After several rounds indoors I was extremely excited to get the SuperLaunch outside for some real life golf. As expected the SuperLaunch was still easy to hit and I saw the same solid results I had been enjoying in the simulator. The ball flight is exactly what I had hoped for when I picked up my first hybrid several years ago: high. To me the most important aspect of a good hybrid is being able to hit it high and have it land and stop relatively quickly for those long approach shots into the green and the SuperLaunch Rescue did just that. One other nice little feature I liked about this club was the versatility that I was able to get with the distances I hit. One shot in particular stands out to me from one of my rounds outside. I was on a par 5 that I drove the ball into the light rough and I had 245 to the hole but about 220 over some greenside bunkers. I hit the ball right on line and it landed just past the bunkers and rolled to about 10 feet setting up a rare makeable eagle putt. Of course I missed the putt by a mile, but that’s for a whole separate article! I walked off with a birdie that I firmly believe was because of this SuperLaunch Rescue. Without this club and my findings from the simulator rounds I wouldn’t even have tried that shot.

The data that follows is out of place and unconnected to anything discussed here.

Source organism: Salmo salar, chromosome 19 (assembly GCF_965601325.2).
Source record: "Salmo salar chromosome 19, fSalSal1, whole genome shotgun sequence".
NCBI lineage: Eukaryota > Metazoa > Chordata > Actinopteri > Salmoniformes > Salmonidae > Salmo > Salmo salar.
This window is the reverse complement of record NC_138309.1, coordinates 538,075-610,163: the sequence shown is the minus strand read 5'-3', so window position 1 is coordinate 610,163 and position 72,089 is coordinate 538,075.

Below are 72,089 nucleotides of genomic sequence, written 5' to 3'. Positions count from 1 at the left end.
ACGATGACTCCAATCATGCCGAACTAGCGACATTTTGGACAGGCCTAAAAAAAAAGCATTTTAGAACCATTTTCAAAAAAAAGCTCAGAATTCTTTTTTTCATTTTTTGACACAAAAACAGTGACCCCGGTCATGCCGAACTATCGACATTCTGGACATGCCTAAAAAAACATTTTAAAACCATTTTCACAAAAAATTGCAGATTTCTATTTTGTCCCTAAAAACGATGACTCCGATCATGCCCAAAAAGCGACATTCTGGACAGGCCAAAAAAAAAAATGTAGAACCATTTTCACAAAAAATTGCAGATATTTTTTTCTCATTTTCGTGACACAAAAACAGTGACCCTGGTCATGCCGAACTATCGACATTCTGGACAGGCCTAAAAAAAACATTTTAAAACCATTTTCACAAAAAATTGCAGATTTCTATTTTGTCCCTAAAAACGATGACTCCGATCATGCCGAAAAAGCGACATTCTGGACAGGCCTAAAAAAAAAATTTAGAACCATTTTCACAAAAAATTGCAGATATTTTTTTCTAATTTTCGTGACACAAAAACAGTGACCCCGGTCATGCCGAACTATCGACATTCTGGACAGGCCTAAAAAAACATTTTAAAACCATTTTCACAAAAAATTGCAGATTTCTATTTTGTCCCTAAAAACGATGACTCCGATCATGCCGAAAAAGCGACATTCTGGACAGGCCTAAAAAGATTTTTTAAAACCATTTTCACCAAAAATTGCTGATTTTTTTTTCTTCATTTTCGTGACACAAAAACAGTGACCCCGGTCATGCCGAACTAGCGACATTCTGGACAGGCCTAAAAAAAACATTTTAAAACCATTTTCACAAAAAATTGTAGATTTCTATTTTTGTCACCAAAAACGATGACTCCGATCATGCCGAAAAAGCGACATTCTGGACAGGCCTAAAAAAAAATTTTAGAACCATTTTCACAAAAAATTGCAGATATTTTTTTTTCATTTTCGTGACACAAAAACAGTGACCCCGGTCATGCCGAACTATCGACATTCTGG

I don’t typically try to work the ball one way or the other but instead prefer just a straight shot that covers the specific distance that I expect the club to go each time. That is exactly what I got out of the SuperLaunch. I was able to vary the height and distance of shots with relative ease which is definitely something that I know I need out of my hybrids. The feel and sound you get from the SuperLaunch really impressed me. There is a high pitch sound when struck right in the sweet spot that I haven’t heard from many other clubs and it was something I found myself liking a lot.
The stock shaft is a TaylorMade RE-AX 60 that sure seems to work out great in this club. The grip is a decent grip that definitely didn’t seem to cause any issues for me at all. Now the part of the club that I didn’t like too much was the head cover. The looks are just fine, but the thing that bugs me about it is how the cover slips, or in this case doesn’t slip, on to the club head. It isn’t horrible, but definitely something that could be addressed quite easily by the folks at TaylorMade. Just give me something that’s a little easier to slide off and back on the club head, please!
The Burner SuperLaunch Rescue is available in lofts of 18, 21 and 24 degrees and depending on how far you hit a 3 wood you’ll definitely want to do some testing before just deciding on which loft to go with. The reason I say this is that the 18 degree for me seemed like it was closer to a 4 wood than it was a suitable replacement for my 3 iron. That isn’t a bad thing mind you, just something to consider when filling gaps in your bag. These clubs are available at golf shops everywhere as well as online retailers like Blind9Golf for around $139. TV announcers may never figure out what to call them, hopefully they don’t, because personally I kind of enjoy getting a little chuckle out of them describing them like they are a foreign object. Regardless of what anyone calls them the fact is that they really are helpful to your game. If a hybrid or rescue club is on your radar do yourself a big favor and add the TaylorMade Burner SuperLaunch Rescue to your list to demo before you make a purchase, you’ll be happy you did!